- Swipe left or right to find the app that you want to use
- Tap the app
Swipe Left Or Right On The Bottom Edge
Another way to switch between apps on an iPhone X Series phone (XS/XR/X) or iPad with no home button is to swipe left or right along the bottom edge of your screen, just below the Home Gesture Bar.
This action cycles you through all your open apps. A left-to-right swipe takes you to the last previously used app, and a right-to-left swipe takes you to all the apps.
Remember Tread Cautiously!
Closing apps should never be your routine. When you have a non-responding app or problematic app, closing it this way (a forced close) is acceptable and maybe even necessary.
BUT if you are closing apps in the hope of saving hours and hours battery life, it doesn’t work! When not in use, most apps are in a suspended state, taking up little to no resources. So force closing them and opening them again may actually use more power!
If the battery is your concern, it’s far better to turn off background app refresh, use low power mode, and follow these other battery saving strategies.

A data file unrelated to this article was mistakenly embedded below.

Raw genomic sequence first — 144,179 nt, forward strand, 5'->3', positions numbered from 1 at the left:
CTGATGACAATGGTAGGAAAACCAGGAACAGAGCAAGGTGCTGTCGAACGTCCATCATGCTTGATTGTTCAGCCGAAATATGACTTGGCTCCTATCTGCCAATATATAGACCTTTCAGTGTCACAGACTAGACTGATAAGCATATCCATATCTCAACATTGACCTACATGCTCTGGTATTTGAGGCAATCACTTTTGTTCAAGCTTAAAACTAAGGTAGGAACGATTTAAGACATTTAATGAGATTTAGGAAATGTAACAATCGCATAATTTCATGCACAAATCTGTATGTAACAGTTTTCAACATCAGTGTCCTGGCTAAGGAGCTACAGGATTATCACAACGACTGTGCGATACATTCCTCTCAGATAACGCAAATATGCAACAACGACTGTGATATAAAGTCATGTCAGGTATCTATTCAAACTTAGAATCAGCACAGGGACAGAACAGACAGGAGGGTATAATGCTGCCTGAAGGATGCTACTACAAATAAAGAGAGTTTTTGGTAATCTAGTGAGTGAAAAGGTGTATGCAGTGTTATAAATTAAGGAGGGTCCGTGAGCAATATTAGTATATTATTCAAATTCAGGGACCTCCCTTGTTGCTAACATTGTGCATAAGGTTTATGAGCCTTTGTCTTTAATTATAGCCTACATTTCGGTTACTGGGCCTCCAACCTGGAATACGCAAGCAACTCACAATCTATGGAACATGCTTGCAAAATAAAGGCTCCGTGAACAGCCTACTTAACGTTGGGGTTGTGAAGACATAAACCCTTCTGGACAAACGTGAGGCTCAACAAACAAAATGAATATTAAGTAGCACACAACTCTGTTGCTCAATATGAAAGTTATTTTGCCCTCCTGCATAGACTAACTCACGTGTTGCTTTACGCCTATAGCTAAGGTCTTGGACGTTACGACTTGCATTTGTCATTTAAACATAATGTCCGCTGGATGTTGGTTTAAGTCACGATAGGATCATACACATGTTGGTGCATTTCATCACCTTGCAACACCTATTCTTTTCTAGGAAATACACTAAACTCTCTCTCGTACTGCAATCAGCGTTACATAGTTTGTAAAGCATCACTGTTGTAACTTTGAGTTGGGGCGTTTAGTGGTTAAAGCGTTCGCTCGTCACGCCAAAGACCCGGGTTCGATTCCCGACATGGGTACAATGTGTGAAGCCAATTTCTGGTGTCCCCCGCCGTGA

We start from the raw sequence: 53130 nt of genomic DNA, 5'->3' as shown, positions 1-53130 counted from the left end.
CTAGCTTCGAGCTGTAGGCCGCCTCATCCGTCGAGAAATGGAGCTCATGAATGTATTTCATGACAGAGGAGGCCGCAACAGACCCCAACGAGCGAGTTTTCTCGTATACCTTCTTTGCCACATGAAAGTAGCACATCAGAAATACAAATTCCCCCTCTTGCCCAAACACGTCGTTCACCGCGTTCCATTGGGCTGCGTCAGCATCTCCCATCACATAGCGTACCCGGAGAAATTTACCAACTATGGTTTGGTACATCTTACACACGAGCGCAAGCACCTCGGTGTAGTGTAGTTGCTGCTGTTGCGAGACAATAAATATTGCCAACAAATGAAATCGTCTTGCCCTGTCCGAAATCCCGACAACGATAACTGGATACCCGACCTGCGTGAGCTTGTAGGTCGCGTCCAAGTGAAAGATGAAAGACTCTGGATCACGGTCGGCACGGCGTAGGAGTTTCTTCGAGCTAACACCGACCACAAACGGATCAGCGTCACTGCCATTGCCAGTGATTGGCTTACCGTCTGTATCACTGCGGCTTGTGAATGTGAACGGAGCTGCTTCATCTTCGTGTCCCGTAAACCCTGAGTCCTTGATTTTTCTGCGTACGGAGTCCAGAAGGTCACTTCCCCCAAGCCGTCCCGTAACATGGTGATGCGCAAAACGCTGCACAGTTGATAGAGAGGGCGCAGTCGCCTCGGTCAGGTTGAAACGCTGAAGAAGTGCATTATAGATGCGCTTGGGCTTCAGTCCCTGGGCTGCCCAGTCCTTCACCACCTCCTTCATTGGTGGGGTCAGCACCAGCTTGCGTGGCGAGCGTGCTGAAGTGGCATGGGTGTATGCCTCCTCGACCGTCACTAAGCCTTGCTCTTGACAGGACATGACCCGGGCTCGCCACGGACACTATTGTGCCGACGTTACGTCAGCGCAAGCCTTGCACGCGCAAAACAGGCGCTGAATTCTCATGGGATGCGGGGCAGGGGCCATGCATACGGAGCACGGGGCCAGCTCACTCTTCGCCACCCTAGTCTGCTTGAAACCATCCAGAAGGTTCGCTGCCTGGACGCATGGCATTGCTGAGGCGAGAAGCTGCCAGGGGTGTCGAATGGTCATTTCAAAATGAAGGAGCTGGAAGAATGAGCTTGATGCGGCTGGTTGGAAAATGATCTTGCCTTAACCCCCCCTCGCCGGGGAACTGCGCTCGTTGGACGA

The Single Best Thing for Your iPhone and iPad
If you could do only one thing to preserve your iPhone X Series phone or newer iPad for the long haul, we recommend shutting down at least once per week. That’s a full shut down!
Either using Settings > General > Shut Down or long-press one of the Volume Buttons and the Side Button together and hold for a few seconds. Then simply “slide to power off” just like any other iPhone.
For most of her professional life, Amanda Elizabeth (Liz for short) trained all sorts of folks on how to use media as a tool to tell their own unique stories. She knows a thing or two about teaching others and creating how-to guides!
Her clients include Edutopia, Scribe Video Center, Third Path Institute, Bracket, The Philadelphia Museum of Art, and the Big Picture Alliance.
Elizabeth received her Master of Fine Arts degree in media making from Temple University, where she also taught undergrads as an adjunct faculty member in their department of Film and Media Arts.